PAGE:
Michael L. Levy, Thomas C. Chen, and Martin H. Weiss
✓ A case report of monostotic fibrous dysplasia of the clivus in a postadolescent woman is described. Although fibrous dysplasia of craniofacial structures is well documented, involvement of the clivus has not been reported. Diagnosis by clinical, radiographic, and histopathological features is detailed. Implications for the role of surgery and management are discussed.
Laboratory and clinical study
Martin H. Weiss, Theodore Kurze, and Frank E. Nulsen
✓ By ventriculocisternal perfusion, a series of newer antibiotics were circulated through the central nervous system to ascertain the potential toxicity of these drugs to the nervous parenchyma. Ampicillin, carbenicillin, gentamycin sulfate, and polymyxin B sulfate appear to be well tolerated whereas cephalexin monohydrate and penicillin G caused a repeated pattern of significant CSF pleocytosis, histological evidence of periventricular perivascular infiltrates, and evidence of clinical toxicity. A regime for treatment of central nervous system infections is presented, derived from the data presented above. Preliminary experience in a clinical series appears to support this program.
Martin H. Weiss, Harold F. Young, and Dee E. McFarland
William T. Couldwell, Parakrama T. Chandrasoma, and Martin H. Weiss
✓ A case of prostatic carcinoma metastasis to the pituitary gland is reported. The presentation and rarity of such a lesion is addressed. The literature review yielded only isolated case reports of symptomatic brain metastases unassociated with bone disease from adenocarcinoma of the prostate. The management options of such a lesion are discussed.
Adrian L. Rabinowicz, Martin H. Weiss, and Christopher M. DeGiorgio
✓ The authors report the case of an individual who developed compulsive polydipsia following resection of a left sphenoidal ridge meningioma. The episodic, stereotyped nature of his symptoms, response to treatment, and electroencephalographic and magnetic resonance imaging findings are all highly consistent with temporal lobe-onset epilepsy. The pathophysiology of this underrecognized phenomenon is discussed.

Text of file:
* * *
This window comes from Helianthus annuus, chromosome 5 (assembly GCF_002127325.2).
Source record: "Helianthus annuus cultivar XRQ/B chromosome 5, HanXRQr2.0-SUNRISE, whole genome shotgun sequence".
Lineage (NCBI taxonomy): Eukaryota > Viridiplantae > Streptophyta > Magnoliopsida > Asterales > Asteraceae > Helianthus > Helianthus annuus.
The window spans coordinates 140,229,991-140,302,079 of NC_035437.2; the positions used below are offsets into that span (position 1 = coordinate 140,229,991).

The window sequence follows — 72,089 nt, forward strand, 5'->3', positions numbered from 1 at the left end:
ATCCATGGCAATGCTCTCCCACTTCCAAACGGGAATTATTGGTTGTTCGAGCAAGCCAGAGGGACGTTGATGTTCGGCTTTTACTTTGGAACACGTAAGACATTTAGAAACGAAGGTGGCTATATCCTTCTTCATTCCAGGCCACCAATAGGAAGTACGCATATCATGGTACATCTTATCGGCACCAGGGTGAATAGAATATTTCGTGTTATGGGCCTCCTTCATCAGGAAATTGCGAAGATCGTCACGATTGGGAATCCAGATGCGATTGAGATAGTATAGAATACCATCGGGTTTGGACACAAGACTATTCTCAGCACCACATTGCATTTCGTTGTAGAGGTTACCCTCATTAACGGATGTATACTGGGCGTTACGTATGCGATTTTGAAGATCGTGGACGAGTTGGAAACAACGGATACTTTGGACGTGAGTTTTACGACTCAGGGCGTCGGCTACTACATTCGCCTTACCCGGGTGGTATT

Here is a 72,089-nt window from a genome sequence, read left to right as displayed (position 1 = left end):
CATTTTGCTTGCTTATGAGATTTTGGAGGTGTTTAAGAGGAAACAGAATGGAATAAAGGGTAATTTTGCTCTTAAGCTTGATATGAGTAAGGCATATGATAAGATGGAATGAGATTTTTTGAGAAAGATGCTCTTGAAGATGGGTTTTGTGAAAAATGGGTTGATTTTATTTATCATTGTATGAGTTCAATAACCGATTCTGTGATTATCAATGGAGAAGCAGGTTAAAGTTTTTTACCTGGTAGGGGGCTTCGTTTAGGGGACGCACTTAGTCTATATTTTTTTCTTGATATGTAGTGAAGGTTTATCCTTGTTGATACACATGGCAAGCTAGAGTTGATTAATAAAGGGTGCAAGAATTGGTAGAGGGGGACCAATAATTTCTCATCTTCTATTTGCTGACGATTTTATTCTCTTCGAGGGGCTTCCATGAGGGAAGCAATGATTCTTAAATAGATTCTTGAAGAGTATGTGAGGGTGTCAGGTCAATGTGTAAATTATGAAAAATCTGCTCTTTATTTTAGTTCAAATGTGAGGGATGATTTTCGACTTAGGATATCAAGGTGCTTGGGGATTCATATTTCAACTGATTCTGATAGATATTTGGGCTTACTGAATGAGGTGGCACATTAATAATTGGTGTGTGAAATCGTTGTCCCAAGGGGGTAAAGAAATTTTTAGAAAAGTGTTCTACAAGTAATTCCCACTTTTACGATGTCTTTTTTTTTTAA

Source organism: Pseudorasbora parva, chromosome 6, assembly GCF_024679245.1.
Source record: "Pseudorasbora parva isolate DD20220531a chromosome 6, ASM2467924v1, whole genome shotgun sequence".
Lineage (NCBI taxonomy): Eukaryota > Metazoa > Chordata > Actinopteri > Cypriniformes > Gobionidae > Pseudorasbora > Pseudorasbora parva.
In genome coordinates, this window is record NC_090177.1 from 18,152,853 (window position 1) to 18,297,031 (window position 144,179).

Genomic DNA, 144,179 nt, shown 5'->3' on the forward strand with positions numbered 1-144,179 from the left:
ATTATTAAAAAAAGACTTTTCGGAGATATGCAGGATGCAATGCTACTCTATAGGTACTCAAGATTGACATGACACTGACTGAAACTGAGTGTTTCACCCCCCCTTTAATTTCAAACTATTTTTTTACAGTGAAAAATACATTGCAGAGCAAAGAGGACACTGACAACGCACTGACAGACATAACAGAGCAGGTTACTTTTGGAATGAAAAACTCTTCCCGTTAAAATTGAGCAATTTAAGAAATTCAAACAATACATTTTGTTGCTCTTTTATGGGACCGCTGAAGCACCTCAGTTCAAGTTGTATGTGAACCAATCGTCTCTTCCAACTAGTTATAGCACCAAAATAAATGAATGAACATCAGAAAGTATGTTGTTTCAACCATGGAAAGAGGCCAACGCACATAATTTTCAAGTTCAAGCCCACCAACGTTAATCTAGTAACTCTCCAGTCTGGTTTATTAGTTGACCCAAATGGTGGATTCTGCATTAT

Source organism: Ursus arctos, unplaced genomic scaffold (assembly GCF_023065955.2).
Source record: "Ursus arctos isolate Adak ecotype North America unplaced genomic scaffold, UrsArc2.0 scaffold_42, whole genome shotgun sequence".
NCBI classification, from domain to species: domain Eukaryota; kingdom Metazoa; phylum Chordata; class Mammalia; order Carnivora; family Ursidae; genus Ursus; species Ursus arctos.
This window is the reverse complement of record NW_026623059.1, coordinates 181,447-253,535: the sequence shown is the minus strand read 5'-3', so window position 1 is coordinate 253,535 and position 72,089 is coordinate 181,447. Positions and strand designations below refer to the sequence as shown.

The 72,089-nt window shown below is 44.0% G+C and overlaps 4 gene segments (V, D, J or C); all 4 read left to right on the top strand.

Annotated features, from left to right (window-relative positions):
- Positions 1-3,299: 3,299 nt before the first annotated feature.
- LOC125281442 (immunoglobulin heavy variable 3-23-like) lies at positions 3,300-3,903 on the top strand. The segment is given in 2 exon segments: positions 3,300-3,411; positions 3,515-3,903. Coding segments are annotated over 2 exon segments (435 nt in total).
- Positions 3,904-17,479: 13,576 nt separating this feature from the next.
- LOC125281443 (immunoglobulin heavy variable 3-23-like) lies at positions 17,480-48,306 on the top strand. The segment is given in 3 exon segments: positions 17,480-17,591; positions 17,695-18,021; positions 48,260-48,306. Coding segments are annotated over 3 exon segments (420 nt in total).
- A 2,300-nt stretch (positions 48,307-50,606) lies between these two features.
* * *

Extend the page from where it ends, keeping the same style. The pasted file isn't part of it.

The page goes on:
Felipe C. Albuquerque, David R. Hinton, and Martin H. Weiss
✓ The authors report the case of a 48-year-old woman who presented with a nonprolactin-secreting adenoma and a preoperative prolactin level of 662 ng/ml. The patient's neoplasm subsequently enlarged despite normalization of her prolactin level with dopamine agonist therapy. Hyperprolactinemia, with levels of prolactin as high as 150 ng/ml, is commonly associated with sellar tumors and is attributed to disruption of the normal delivery of dopamine to the adenohypophysis. The prolactin level found in this patient represents the highest level attributed to the stalk-section effect reported in the literature and underscores the need for repeated radiographic assessment of patients who are undergoing treatment with bromocriptine and have prolactin levels in the 25 to 1000 ng/ml range.
William T. Couldwell, Peter Kan, and Martin H. Weiss
✓ The most common nonendocrine complication after transsphenoidal surgery is cerebrospinal fluid (CSF) leak. Many neurosurgeons have advocated the routine reconstruction of the floor of the sella turcica using autologous fat, muscle, fascia, and either cartilage or bone after transsphenoidal surgery to prevent postoperative CSF fistulas. However, the use of autologous grafting requires a second incision, prolongs operative time, and adds to the patient's postoperative discomfort. In addition, the presence of sellar packing may interfere with the interpretation of postoperative images. To avoid these disadvantages, the authors suggest that routine sellar reconstruction or closure after transsphenoidal surgery is unnecessary unless an intraoperative CSF leak is encountered. The incidence of postoperative CSF leakage in the patients reported on in this series is no higher than that reported by others, and no other complications such as pneu-matocele have been encountered in approximately 2700 patients in whom no intraoperative CSF leak was encountered. The authors conclude that routine closure of the floor of the sella turcica or sphenoid is unnecessary in the absence of intraoperative CSF leak.
William T. Couldwell and Martin H. Weiss
Jane C. S. Perrin, Martin H. Weiss, and David Yashon
✓ A family with craniofacial dysostosis affecting a father and his monozygotic twin sons is described. The father had no surgery until linear craniectomy when 3 years old; he is of normal intelligence but legally blind. Prophylactic coronal craniectomy and orbital decompression were done on the twins. One had an uncomplicated course and is developing normally. The other developed neonatal meningitis and ventriculitis with secondary hydrocephalus, plus poor vision and retarded development.